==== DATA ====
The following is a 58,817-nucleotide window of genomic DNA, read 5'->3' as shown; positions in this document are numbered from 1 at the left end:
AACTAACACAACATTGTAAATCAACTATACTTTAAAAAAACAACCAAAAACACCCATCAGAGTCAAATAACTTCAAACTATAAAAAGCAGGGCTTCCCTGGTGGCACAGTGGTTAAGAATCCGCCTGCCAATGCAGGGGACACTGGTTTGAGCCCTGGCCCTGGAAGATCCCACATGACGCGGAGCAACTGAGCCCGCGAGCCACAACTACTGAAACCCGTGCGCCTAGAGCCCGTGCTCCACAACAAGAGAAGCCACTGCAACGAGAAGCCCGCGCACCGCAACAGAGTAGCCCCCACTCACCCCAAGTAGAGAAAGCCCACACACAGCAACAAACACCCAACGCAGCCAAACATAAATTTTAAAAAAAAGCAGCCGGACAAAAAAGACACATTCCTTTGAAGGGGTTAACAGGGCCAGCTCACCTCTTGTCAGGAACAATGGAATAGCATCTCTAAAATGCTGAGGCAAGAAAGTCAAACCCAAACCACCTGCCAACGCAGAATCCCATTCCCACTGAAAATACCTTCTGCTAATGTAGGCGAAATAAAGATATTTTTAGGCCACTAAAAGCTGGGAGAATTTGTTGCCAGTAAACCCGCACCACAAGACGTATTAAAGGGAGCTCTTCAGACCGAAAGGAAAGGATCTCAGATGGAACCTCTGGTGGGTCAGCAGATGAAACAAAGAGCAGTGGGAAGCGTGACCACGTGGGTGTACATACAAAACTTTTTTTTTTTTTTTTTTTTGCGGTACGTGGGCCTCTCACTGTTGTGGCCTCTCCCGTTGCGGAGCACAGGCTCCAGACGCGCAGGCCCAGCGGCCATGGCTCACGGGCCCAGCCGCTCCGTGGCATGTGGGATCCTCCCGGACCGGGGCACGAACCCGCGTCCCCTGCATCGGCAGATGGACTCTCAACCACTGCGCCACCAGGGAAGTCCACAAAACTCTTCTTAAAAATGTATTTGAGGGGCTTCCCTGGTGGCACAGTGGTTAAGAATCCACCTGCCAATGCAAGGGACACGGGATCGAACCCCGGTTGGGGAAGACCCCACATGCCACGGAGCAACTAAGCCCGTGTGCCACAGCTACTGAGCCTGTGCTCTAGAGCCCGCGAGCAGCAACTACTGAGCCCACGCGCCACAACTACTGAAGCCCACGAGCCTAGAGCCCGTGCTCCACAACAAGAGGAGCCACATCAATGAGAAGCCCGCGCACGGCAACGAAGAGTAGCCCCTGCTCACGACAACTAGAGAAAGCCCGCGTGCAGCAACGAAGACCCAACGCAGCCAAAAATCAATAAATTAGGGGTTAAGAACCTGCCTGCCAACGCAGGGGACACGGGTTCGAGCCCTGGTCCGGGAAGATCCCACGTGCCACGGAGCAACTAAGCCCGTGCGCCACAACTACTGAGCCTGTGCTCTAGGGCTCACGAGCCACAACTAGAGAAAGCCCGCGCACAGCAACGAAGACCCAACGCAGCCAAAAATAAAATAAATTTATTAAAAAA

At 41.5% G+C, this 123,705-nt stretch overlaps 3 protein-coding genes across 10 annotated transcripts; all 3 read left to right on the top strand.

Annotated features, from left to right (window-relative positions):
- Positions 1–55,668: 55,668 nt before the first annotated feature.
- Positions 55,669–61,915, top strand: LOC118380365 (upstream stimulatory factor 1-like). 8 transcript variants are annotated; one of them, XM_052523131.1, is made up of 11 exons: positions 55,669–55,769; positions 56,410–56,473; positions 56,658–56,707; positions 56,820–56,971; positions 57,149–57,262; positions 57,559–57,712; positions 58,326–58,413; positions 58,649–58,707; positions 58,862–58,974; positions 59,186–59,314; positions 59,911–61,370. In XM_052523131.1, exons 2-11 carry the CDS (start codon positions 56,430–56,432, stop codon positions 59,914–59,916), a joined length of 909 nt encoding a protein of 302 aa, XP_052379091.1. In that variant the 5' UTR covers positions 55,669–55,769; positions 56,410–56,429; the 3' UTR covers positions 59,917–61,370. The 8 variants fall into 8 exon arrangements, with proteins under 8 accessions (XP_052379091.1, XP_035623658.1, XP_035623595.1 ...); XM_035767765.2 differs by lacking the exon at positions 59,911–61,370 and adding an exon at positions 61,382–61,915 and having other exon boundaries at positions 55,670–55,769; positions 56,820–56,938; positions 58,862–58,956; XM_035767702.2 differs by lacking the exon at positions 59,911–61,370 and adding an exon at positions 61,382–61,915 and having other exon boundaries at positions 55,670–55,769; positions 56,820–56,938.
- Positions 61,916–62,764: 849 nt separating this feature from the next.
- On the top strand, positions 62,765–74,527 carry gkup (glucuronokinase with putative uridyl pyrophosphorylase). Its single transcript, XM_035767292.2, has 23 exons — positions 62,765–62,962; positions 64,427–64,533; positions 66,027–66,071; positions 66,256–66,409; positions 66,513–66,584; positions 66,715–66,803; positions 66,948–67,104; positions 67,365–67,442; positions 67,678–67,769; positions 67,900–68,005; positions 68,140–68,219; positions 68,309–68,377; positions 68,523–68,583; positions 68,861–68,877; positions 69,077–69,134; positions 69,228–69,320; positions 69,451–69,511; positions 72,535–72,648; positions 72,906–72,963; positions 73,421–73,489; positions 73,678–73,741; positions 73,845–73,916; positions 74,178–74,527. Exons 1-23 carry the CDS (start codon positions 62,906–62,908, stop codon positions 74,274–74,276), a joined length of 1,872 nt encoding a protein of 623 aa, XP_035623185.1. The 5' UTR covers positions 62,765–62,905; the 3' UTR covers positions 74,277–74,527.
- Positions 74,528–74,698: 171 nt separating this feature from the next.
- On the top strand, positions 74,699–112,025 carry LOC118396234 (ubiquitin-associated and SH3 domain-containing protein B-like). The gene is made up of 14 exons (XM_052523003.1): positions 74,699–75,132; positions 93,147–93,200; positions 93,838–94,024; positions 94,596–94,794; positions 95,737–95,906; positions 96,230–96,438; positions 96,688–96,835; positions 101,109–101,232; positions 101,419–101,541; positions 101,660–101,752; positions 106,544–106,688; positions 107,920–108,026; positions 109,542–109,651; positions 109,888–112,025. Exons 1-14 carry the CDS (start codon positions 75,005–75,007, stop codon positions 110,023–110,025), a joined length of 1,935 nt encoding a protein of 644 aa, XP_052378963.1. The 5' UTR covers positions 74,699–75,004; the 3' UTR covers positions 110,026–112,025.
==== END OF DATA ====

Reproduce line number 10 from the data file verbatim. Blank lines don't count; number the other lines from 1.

- On the top strand, positions 74,699–112,025 carry LOC118396234 (ubiquitin-associated and SH3 domain-containing protein B-like). The gene is made up of 14 exons (XM_052523003.1): positions 74,699–75,132; positions 93,147–93,200; positions 93,838–94,024; positions 94,596–94,794; positions 95,737–95,906; positions 96,230–96,438; positions 96,688–96,835; positions 101,109–101,232; positions 101,419–101,541; positions 101,660–101,752; positions 106,544–106,688; positions 107,920–108,026; positions 109,542–109,651; positions 109,888–112,025. Exons 1-14 carry the CDS (start codon positions 75,005–75,007, stop codon positions 110,023–110,025), a joined length of 1,935 nt encoding a protein of 644 aa, XP_052378963.1. The 5' UTR covers positions 74,699–75,004; the 3' UTR covers positions 110,026–112,025.